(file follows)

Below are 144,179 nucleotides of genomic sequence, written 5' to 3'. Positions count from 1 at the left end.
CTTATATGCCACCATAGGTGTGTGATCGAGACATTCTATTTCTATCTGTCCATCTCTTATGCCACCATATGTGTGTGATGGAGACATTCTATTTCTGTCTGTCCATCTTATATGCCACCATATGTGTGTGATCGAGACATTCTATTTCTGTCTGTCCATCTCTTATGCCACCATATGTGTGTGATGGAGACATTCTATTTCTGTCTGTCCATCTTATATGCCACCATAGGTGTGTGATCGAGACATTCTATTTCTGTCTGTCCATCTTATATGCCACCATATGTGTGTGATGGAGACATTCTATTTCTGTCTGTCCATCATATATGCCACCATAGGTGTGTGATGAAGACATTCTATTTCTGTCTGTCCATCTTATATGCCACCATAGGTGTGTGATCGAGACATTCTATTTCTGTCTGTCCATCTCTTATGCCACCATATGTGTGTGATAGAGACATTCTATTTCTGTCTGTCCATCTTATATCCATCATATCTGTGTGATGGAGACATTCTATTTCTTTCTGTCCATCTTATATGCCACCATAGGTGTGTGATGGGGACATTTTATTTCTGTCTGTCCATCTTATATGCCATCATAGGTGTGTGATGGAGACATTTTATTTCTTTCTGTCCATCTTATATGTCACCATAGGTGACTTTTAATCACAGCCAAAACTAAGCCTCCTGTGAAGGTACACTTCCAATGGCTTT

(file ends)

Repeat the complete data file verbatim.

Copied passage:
Below are 144,179 nucleotides of genomic sequence, written 5' to 3'. Positions count from 1 at the left end.
CTTATATGCCACCATAGGTGTGTGATCGAGACATTCTATTTCTATCTGTCCATCTCTTATGCCACCATATGTGTGTGATGGAGACATTCTATTTCTGTCTGTCCATCTTATATGCCACCATATGTGTGTGATCGAGACATTCTATTTCTGTCTGTCCATCTCTTATGCCACCATATGTGTGTGATGGAGACATTCTATTTCTGTCTGTCCATCTTATATGCCACCATAGGTGTGTGATCGAGACATTCTATTTCTGTCTGTCCATCTTATATGCCACCATATGTGTGTGATGGAGACATTCTATTTCTGTCTGTCCATCATATATGCCACCATAGGTGTGTGATGAAGACATTCTATTTCTGTCTGTCCATCTTATATGCCACCATAGGTGTGTGATCGAGACATTCTATTTCTGTCTGTCCATCTCTTATGCCACCATATGTGTGTGATAGAGACATTCTATTTCTGTCTGTCCATCTTATATCCATCATATCTGTGTGATGGAGACATTCTATTTCTTTCTGTCCATCTTATATGCCACCATAGGTGTGTGATGGGGACATTTTATTTCTGTCTGTCCATCTTATATGCCATCATAGGTGTGTGATGGAGACATTTTATTTCTTTCTGTCCATCTTATATGTCACCATAGGTGACTTTTAATCACAGCCAAAACTAAGCCTCCTGTGAAGGTACACTTCCAATGGCTTT